Anyone can find the big mistakes, the part where you’ve suddenly changed your protagonist’s eyes from green to brown or your antagonist’s body type from slim to stout. But it’s what I like to call the “niggly” stuff that authors have the hardest time finding, not because we don’t want to, but because we’ve read and reread our work so many times.
Here are some examples, found in my “final” draft of my new release, Skeletons in the Attic (rest assured, they have been corrected!):
Misty Rivers, psychic to Callie Barnstable, protagonist: “I’ll leave you my card. Please call me if you find yourself needing any assistance, any assistance at all. And thank you for the tea and cookies.”
Editor: The tea was never poured. [Impressive catch]
Callie Barnstable to Royce Ashford, contractor/next-door neighbor/possible love interest: “I really like the way you knocked down that wall in your house.”
Editor: When was she in his house? [Answer: In a previous draft, but certainly not in this one.]
Callie: I stopped my Garmin and closed my eyes, trying to remember standing there.
Editor: What’s a Garmin? [Answer: A GPS for running that shows pace/time/mileage etc. When you’re into a sport (I’m a runner), you assume everyone in the world knows the lingo. Bad assumption. I changed it to my GPS wristwatch.]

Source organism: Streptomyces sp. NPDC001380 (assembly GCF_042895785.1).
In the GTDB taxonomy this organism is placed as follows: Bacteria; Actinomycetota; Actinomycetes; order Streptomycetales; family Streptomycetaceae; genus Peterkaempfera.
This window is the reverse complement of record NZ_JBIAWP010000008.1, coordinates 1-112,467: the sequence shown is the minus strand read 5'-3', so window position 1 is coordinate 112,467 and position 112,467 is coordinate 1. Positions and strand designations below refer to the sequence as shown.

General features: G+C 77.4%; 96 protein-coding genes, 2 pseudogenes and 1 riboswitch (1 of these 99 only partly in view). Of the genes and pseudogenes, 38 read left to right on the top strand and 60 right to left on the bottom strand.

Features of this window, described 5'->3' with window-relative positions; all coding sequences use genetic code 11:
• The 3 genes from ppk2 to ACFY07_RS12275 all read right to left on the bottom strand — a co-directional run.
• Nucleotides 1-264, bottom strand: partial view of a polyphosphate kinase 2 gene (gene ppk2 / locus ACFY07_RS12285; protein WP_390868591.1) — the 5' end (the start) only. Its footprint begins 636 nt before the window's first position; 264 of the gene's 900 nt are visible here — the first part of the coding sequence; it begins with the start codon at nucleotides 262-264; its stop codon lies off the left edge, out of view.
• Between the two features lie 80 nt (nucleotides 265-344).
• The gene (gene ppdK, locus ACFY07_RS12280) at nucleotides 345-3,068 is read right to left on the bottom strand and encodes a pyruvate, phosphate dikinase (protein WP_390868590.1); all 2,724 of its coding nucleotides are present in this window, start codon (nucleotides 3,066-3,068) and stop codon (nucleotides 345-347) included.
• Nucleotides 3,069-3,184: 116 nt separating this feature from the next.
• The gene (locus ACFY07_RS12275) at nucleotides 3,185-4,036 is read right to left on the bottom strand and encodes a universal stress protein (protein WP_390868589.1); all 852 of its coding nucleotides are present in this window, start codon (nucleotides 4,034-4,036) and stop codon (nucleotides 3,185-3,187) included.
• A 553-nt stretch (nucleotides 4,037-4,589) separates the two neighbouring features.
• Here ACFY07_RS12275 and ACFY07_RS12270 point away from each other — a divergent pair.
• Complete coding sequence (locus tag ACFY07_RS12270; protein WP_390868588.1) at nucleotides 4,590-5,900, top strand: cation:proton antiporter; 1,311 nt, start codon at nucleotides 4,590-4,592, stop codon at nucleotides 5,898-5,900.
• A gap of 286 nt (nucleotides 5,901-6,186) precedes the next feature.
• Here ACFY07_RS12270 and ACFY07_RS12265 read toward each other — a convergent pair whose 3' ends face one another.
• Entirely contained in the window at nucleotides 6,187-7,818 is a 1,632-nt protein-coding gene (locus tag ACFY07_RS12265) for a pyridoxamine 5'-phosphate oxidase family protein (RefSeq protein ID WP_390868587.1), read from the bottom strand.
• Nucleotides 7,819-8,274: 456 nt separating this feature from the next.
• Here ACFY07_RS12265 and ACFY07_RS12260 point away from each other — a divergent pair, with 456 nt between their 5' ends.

Now, you might be thinking, these really are niggly. And you’d be correct. But it’s the small things that pull us out of a book. Sometimes we’re not even sure why, we just know something is “off.” The best editors will point those niggly things out. It’s up to the author to make it right.
Skeletons in the Attic
What goes on behind closed doors doesn’t always stay there…
Calamity (Callie) Barnstable isn’t surprised to learn she’s the sole beneficiary of her late father’s estate, though she is shocked to discover she has inherited a house in the town of Marketville—a house she didn’t know existed. However, there are conditions attached to Callie’s inheritance: She must move to Marketville, live in the house, and solve her mother’s murder.
Callie’s not keen on dredging up a thirty-year-old mystery, but if she doesn’t do it, there’s a scheming psychic named Misty Rivers who is more than happy to expose the Barnstable family secrets. Determined to thwart Misty and fulfill her father’s wishes, Callie accepts the challenge. But is she ready to face the skeletons hidden in the attic?
Judy Penz Sheluk’s debut mystery novel, The Hanged Man’s Noose, was published in July 2015. Skeletons in the Attic, the first book in her Marketville Mystery Series, was published in August 2016. Judy’s short crime fiction appears in World Enough and Crime, The Whole She-Bang 2, Flash and Bang and Live Free or Tri. Judy is a member of Sisters in Crime, Crime Writers of Canada, International Thriller Writers, and the Short Mystery Fiction Society. Find Judy on her website/blog at www.judypenzsheluk.com, where she interviews other authors and blogs about the writing life.
Skeletons in the Attic is now available for preorder on Amazon Kindle for the special introductory price of .99 (reg. $4.99).
You can also find it at http://www.imajinbooks.com/skeletons-in-the-attic
Lourdes Venard is a freelance editor and copyediting instructor.